By Felicia Mello, CALmatters
California’s financial aid system could get its biggest overhaul in 20 years if a proposal backed by key Assembly Democrats becomes law. And that’s just one of a slew of college affordability bills in play this legislative session.
Call it ‘The Year of the Struggling Student’: Concern about the nation’s $1.5 trillion in student debt, a wave of studies documenting homelessness and food insecurity on California campuses, and the recent college admissions scandal have all focused lawmakers’ attention on whom the state’s higher education system is serving—and who’s falling through the cracks.
“Students throughout the state were talking about how drastic their situation was,” said Assemblyman Jose Medina, recalling a series of hearings last year on the state’s Master Plan for Higher Education. Students waited in long lines to testify about sleeping in their cars or packing 10 people into a two-bedroom apartment.
Now the Riverside Democrat is co-authoring AB 1314, which would replace the existing, labyrinthine Cal Grant system with a single grant based on the total cost of attendance and a student’s ability to pay. (The state currently awards multiple scholarships for students to attend public and private colleges, with aid largely based on the price of tuition.) While the bill doesn’t specify a price tag, co-author Assemblyman Kevin McCarty, Democrat from Sacramento, estimates it could cost up to $2 billion—doubling the amount California currently spends on financial aid.
An equally ambitious plan sponsored by Chino Democratic Sen. Connie Leyva, SB 291, would give community college students more money for living expenses. Advocates argue that community college students suffer most when aid is pegged to tuition prices alone, since their fees of $46 per credit unit are relatively low.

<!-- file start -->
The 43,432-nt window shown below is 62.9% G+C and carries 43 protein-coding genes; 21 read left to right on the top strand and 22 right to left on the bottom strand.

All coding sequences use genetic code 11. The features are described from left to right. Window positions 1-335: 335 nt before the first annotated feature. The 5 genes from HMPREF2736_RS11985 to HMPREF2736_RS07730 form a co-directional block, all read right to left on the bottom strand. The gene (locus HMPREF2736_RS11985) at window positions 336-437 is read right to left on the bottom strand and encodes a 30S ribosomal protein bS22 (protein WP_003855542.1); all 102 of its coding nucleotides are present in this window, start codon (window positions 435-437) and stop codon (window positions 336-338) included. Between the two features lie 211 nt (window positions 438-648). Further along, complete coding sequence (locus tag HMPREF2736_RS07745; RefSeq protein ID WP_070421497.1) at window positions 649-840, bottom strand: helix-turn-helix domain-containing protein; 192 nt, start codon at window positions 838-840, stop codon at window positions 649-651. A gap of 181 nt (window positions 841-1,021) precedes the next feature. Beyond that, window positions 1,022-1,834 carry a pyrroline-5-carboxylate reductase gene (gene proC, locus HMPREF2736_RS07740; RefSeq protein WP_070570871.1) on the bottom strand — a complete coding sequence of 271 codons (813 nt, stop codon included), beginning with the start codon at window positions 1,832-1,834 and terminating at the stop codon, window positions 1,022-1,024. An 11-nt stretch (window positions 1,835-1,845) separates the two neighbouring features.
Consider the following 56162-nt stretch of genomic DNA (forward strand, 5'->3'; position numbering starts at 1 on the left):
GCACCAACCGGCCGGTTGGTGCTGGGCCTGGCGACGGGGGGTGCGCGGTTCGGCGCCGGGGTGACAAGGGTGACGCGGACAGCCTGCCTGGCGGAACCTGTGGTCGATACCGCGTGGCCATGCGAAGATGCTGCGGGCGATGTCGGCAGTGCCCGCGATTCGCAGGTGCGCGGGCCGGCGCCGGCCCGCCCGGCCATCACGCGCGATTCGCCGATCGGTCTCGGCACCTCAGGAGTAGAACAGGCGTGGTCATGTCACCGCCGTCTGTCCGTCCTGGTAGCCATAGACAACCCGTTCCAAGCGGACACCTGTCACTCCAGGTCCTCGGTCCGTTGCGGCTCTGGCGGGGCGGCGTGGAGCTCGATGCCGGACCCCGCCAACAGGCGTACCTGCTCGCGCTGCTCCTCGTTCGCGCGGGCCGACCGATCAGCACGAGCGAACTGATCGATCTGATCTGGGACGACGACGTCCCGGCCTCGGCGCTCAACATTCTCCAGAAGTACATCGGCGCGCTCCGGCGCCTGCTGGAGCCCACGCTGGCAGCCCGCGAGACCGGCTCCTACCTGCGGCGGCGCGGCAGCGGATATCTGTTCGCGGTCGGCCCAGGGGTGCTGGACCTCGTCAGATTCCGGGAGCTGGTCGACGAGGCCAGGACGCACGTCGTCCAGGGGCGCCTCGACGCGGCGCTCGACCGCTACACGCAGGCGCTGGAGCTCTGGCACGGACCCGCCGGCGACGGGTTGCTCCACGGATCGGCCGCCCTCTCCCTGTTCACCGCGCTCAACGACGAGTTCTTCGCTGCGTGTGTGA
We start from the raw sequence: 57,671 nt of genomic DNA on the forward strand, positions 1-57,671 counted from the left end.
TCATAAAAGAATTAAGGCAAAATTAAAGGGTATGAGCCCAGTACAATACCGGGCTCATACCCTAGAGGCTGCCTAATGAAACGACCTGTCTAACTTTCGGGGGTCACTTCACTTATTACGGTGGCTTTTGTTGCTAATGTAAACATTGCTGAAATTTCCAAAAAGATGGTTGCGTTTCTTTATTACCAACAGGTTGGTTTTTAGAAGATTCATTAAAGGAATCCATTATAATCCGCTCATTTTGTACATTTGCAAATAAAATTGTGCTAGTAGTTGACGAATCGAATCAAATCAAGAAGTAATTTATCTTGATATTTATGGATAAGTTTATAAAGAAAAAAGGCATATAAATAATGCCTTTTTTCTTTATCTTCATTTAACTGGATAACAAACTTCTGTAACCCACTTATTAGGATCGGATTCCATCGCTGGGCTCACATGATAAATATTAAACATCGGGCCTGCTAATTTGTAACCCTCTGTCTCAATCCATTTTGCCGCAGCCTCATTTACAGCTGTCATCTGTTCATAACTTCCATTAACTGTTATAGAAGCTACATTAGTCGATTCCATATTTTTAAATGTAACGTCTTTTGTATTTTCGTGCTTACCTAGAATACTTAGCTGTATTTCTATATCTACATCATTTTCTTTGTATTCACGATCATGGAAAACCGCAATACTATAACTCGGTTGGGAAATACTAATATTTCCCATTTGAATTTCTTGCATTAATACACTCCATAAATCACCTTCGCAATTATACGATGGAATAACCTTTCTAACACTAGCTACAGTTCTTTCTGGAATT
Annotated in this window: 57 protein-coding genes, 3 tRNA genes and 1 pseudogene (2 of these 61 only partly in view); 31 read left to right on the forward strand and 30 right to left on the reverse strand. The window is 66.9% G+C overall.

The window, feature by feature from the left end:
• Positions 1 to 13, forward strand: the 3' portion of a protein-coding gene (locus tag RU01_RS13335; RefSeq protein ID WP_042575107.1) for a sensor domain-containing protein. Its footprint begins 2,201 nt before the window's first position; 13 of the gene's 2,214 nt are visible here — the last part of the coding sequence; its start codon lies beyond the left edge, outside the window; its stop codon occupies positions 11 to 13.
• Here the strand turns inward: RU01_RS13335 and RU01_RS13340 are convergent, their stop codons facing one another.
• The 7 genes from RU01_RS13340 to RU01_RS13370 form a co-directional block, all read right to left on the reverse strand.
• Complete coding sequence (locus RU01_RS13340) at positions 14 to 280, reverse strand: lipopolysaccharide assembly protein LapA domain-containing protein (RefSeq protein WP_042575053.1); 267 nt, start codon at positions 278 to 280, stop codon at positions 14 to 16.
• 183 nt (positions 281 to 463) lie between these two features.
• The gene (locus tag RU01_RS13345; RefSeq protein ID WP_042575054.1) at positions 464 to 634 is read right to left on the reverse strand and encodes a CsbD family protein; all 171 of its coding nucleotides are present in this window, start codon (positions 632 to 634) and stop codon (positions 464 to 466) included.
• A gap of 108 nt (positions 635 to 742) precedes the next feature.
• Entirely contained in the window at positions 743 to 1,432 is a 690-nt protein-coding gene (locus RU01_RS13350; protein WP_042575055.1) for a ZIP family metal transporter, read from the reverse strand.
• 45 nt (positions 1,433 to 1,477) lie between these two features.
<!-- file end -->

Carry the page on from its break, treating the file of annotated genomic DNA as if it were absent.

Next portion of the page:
The two major financial aid bills count on powerful support: Medina chairs the Assembly’s higher education committee, McCarty the budget subcommittee focusing on education, and Leyva the Senate’s education committee.
But they must also compete with other priorities such as combating California’s worsening wildfires and Gov. Gavin Newsom’s pledge to expand early childhood education. Newsom, who often spoke of college affordability on the campaign trail, barely mentioned it when introducing his proposed 2019-2020 budget in January. His budget did include an increase in financial aid for student parents, plus $40 million towards providing a second year of free community college for full-time students, and $15 million each for the University of California and California State University to combat hunger and homelessness.
Other legislation includes more modest ideas such as requiring campuses to keep parking lots open at night so homeless students can sleep there.
CALmatters is teaming up with student journalists to track some of the most important bills’ progress through the Legislature:
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